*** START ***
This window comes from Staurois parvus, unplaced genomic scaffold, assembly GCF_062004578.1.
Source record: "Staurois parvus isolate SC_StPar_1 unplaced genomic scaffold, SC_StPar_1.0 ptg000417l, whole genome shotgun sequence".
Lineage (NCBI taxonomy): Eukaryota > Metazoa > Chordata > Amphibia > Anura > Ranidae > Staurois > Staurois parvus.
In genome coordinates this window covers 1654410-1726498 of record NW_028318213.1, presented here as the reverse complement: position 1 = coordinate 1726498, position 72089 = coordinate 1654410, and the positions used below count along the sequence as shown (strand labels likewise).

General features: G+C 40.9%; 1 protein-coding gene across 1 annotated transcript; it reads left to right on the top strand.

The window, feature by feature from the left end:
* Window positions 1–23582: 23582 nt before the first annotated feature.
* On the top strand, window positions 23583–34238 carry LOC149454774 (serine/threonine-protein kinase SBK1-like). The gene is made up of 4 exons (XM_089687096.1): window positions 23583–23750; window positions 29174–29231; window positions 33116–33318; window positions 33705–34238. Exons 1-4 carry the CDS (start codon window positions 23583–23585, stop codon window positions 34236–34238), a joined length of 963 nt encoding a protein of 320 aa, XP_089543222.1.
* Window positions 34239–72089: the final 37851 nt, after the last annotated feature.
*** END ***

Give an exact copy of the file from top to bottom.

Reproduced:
This window comes from Staurois parvus, unplaced genomic scaffold, assembly GCF_062004578.1.
Source record: "Staurois parvus isolate SC_StPar_1 unplaced genomic scaffold, SC_StPar_1.0 ptg000417l, whole genome shotgun sequence".
Lineage (NCBI taxonomy): Eukaryota > Metazoa > Chordata > Amphibia > Anura > Ranidae > Staurois > Staurois parvus.
In genome coordinates this window covers 1654410-1726498 of record NW_028318213.1, presented here as the reverse complement: position 1 = coordinate 1726498, position 72089 = coordinate 1654410, and the positions used below count along the sequence as shown (strand labels likewise).

General features: G+C 40.9%; 1 protein-coding gene across 1 annotated transcript; it reads left to right on the top strand.

The window, feature by feature from the left end:
* Window positions 1–23582: 23582 nt before the first annotated feature.
* On the top strand, window positions 23583–34238 carry LOC149454774 (serine/threonine-protein kinase SBK1-like). The gene is made up of 4 exons (XM_089687096.1): window positions 23583–23750; window positions 29174–29231; window positions 33116–33318; window positions 33705–34238. Exons 1-4 carry the CDS (start codon window positions 23583–23585, stop codon window positions 34236–34238), a joined length of 963 nt encoding a protein of 320 aa, XP_089543222.1.
* Window positions 34239–72089: the final 37851 nt, after the last annotated feature.